Daily Archives: May 27, 2011

Happy Birthday Bruce Cockburn

I first met Bruce Cockburn when he was an aspiring young folk singer who played The Onion, a subterranean folk club at Ryerson in Toronto in the late 1960s. This was before his first album was released. Bruce was a gentle soul who wrote delightful and intelligent songs and backed himself up as a virtuoso guitarist. Bruce was born today in 1945.  Here are a few gems from Bruce: “I wear my shadows where they’re harder to see, but they follow me everywhere. I guess that should tell me I’m travelling toward light”and “The second half of the ’60s really was a kind of learning period, in terms of writing, for me.” and “The trouble with normal is it always gets worse.” Bruce performs If I Had A Rocket Launcher.

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Filed under Momentous Day, Music

Manitoba Flood Update – Friday, May 27

Reid Dickie

The flood situation in southern Manitoba is beginning to stabilize with water levels dropping. I took a drive out the re-opened Hwy #75 south of Winnipeg this week and found many fields, especially around Morris and south, still covered with standing water from recent Red River flooding. Conservative estimates say 50,000 acres of Manitoba cropland will not be seeded this year due to flooding.

“High five, Team Brandon!” That’s how Brandon mayor Shari Decter Hirst summed up local response to the flood crisis. The Assiniboine River is subsiding slowly by about 4 inches a day. That’s not expected to change very much for the next two weeks. Good news for the 1400 people still evacuated from their homes on The Flats in Brandon, they will be able to return home this weekend working to a schedule the city has drawn up. Confident that the worst is over, the mayor announced a Victory Party for Brandonites will be held July 1st at the Keystone Centre to celebrate the sense of community and accomplishment that follows the flood. A parade and fireworks will bracket the day’s festivities.

Major flooding is still threatening farms, cottages and permanent residences around Lake Manitoba and an urgent call for volunteers went out this week. High schools and the general public responded and sandbagged many properties in the Twin Beaches and Lundar Beach area. The call for volunteers was urgent because Operation Lustre, the code name for the military’s Manitoba flood fighting efforts, is over and the troops, all 1800, have left the province, formally and prematurely thanked in the legislature. Between the high lake level, the likelihood of the prevailing northwest winds whipping the waves onto the shore and lack of government back-up to protect properties there is still plenty of anxiety around the lakeshore.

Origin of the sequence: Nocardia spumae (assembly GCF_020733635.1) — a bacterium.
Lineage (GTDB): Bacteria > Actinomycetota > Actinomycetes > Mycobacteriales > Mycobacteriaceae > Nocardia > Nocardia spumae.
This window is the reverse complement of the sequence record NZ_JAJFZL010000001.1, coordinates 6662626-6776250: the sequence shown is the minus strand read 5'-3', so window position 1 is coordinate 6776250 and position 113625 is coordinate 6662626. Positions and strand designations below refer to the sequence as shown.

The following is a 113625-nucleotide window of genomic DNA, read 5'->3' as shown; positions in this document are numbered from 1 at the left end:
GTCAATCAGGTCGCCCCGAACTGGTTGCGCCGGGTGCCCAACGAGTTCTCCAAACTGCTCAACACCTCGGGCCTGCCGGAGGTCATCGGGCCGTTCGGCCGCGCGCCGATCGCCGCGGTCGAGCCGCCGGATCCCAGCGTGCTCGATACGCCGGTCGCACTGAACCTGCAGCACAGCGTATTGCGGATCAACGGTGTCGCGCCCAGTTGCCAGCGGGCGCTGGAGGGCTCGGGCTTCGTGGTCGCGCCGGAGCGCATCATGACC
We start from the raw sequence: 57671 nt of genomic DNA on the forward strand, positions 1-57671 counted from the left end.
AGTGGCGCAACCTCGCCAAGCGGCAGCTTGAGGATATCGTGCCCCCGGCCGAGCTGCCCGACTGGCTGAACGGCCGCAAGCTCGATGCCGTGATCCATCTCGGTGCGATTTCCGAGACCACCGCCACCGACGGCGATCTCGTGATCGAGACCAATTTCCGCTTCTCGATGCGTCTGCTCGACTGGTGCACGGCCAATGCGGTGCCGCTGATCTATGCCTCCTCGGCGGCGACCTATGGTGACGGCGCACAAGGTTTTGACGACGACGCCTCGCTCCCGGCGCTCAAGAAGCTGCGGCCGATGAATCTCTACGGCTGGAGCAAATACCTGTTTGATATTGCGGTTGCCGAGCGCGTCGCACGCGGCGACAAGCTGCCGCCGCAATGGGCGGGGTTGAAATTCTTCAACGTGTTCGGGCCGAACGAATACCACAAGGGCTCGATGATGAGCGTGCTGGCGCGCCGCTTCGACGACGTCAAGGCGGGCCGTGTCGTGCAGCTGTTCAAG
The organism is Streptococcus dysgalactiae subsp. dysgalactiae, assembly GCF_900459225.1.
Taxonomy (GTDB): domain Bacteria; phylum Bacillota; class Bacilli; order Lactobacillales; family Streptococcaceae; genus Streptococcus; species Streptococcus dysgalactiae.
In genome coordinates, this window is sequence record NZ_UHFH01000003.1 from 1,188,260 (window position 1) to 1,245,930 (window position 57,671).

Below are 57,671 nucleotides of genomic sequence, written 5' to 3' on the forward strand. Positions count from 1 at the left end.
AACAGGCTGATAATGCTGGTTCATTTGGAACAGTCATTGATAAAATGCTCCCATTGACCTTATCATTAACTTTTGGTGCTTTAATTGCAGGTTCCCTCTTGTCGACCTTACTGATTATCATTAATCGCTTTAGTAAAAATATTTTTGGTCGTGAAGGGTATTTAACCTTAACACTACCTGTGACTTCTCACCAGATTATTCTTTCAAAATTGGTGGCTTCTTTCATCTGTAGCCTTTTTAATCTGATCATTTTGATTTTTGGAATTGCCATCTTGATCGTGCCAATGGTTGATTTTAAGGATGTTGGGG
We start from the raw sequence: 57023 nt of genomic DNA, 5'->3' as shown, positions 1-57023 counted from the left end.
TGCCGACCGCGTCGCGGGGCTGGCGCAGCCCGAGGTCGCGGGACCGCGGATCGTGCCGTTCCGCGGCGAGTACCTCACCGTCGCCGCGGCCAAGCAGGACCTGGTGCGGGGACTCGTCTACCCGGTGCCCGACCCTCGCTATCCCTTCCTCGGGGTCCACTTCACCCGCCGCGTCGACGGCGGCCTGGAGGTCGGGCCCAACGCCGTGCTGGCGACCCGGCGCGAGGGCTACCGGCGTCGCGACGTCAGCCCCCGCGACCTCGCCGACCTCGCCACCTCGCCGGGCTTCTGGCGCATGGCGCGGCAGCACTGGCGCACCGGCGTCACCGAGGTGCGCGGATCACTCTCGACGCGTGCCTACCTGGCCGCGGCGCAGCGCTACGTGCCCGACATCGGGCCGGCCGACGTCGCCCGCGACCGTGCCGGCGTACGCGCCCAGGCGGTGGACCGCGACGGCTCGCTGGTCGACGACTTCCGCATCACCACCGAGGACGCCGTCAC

I drove out to Portage la Prairie yesterday to check out the amount of water in the Portage Diversion. Though it has declined a few feet from last Friday, the Diversion is still carrying an enormous amount of water into Lake Manitoba. Rain and showers are predicted for Manitoba and eastern Saskatchewan for the weekend.

As the water moves northward, Lake St. Martin is flooding out a First Nations and threatening the area. The three Shoal Lakes in the Interlake have stabilized and are expected to slowly subside over the next month. Now that the major threat has passed in the south, the flood, though still happening, is being largely ignored by the mainstream media. The provincial government has stuck its head back in the sand and is pretending the flood is over.

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Filed under Flood, Natural Places, Uncategorized

Manitoba Heritage Building – Octagonal Wooden Silo

Reid Dickie

Octagonal wooden silo, Rural Municipality of De Salaberry, MB

Ghosts of a bygone era, their scale puny by today’s standards yet there is a mystery, a dense past contained within the weathered and lichened boards. This example, given a sensuous curve over the decades, is situated in the Rural Municipality of De Salaberry in southern Manitoba, one of three such structures in the RM. The local heritage buffs proudly refer to them as “our litttle Eiffel towers.”

Octagonal wooden silos and barns were  built mainly between 1850 and 1900, the advantage being the interior corners were less acute creating more storage space. Typically, polygonal silos  – some were 16-sided – had a hipped roof like this example, sometimes a dormer on the top as here which was used to fill the silo. More often a trap door covered the ingress opening.

The relics in De Salaberry RM were likely built around 1885 by the original landowners and used well into the next century. The silos were formally turned up when the RM conducted an inventory of local heritage buildings in 2009. They discovered 65 potential heritage sites from silos to churches to houses to various architectural styles that represented the various ethnic groups who settled the region, including French, Metis, Hutterite, British and Ukrainian.

Check out the fate of another octagonal grain silo near Carberry.

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Filed under Heritage Buildings, Pioneers, Prairie People